Playboy brand. Cost per 10-second spot is around £100 while, for The Adult Channel, it is £60 between 11pm and 1.30am, falling to £27 at 3am.
Gerry Zierler, managing director of media sales house Zierler Media, which sells time on Playboy TV's channels, says the media owner is investing in a marketing campaign to promote its product to the UK advertising industry. We're trying to
make this whole market respectable. These channels are licensed by Ofcom and this is a well-policed area.
Adult media owners are hoping the Ofcom Broadcasting Code, due to be published around May, will allow more hardcore (R18) sex action to be shown to boost subscriber numbers. The result of this, however, could be that mainstream advertisers
distance themselves further.
The X-rated adult website market is a secretive one as most media owners wish to remain anonymous and run their
organisations from tax havens such as the British Virgin Islands.
Adult media owners have embraced the technology after realising there was a huge market in selling adult entertainment to people too embarrassed to buy magazines in the shops but who are happy to access this content in the privacy of their own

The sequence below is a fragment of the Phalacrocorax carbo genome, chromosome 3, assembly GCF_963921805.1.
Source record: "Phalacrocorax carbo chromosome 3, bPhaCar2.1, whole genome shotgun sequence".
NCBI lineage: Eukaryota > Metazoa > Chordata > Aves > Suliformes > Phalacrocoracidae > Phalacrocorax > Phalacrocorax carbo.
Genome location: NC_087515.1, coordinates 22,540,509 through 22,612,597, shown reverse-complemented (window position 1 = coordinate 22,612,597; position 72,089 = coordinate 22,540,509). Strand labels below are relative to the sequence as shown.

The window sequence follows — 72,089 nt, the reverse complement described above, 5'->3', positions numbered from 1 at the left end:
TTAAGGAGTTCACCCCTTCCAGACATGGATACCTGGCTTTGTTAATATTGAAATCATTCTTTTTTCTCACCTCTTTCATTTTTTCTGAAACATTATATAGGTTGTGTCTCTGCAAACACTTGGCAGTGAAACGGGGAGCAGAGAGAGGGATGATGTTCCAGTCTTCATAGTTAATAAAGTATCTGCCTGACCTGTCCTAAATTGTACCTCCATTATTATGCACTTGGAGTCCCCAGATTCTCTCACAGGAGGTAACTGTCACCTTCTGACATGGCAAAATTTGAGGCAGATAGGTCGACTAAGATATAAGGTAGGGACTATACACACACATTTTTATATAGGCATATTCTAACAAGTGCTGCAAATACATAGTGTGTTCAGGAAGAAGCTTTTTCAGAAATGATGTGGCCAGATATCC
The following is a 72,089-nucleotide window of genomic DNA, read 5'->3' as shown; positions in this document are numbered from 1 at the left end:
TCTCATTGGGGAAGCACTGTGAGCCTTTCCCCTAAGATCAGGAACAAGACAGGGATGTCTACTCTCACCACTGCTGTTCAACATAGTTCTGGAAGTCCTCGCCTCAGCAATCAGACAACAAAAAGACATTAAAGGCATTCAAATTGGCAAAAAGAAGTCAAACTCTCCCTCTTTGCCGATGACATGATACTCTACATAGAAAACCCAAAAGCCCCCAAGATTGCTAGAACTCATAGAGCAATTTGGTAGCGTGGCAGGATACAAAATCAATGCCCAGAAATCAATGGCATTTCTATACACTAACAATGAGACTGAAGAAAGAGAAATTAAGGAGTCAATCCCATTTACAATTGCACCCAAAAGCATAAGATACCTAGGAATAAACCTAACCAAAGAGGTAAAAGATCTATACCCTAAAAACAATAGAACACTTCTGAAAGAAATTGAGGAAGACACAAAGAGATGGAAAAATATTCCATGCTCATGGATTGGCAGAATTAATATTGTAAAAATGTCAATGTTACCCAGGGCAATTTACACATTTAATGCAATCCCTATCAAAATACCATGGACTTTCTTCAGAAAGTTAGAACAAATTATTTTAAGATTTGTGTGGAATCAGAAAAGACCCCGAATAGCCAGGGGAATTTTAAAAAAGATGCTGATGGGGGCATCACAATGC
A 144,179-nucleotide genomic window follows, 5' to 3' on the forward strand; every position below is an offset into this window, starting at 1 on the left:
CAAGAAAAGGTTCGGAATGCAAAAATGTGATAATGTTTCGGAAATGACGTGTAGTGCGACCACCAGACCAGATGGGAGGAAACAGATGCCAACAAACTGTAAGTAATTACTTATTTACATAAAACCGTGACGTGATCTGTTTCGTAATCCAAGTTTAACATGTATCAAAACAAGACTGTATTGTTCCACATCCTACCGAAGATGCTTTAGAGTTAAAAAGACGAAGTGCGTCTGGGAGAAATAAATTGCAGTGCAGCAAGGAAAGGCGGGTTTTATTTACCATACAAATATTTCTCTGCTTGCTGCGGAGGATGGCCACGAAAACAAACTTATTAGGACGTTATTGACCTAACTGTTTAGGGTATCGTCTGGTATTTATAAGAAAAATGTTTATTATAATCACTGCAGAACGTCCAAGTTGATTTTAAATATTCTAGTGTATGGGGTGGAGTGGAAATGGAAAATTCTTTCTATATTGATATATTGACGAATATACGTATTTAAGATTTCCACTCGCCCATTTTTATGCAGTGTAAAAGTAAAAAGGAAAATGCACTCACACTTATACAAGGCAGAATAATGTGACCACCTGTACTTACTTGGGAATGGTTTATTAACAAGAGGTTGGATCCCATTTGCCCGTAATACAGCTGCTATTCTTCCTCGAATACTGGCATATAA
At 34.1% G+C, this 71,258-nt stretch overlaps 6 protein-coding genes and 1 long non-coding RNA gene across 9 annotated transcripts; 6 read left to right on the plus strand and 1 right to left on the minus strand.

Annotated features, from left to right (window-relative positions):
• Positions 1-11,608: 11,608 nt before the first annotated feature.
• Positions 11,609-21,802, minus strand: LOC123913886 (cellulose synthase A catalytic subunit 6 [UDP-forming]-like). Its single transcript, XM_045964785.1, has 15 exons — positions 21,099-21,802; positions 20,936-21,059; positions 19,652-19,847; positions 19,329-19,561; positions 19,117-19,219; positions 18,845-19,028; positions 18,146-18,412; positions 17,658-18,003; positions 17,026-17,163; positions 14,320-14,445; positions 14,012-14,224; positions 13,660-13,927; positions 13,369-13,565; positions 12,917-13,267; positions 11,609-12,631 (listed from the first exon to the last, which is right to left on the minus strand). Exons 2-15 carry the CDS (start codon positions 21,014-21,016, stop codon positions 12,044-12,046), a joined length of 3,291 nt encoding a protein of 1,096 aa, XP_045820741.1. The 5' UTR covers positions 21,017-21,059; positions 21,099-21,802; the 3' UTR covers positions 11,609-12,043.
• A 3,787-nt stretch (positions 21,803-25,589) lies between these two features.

Porn powers the internet and accounts for around 10% of the $18bn consumer e-commerce market, according to researcher Forrester.
Studies by NetValue claim that within the EU, the Spanish visit adult sites more than anyone else and the French the least, while the Germans spend the most time surfing porn, at around 70 minutes a month. This compares with 37 minutes for the
Brits who spend the least amount of time visiting sex sites.
Advertising is the second major revenue model for site operators after subscriptions. The advertising, mostly premium rate phone and chat lines or condom brands, are charged a flat fee for display of their content, such as a banner ad. Clients can
also either pay a cost per click – usually about 25p – or a cost per registration – around £15 a time, according to internet marketing company Imano.
Adult sites also make their money selling pay-per-view videos and offering links to sites with similar content. There is also what is known as sub-domain leasing where advertisers lease a domain by keywords or search phrases from the host site.
For instance, search engine site sex.com will sell the branding greetingscards.sex.com.
Online adult publishers are watching the take-up of 3G mobile phones that provide internet-like content and downloadable porn, which will provide a lucrative new revenue stream for direct response advertisers and others who dare to get involved.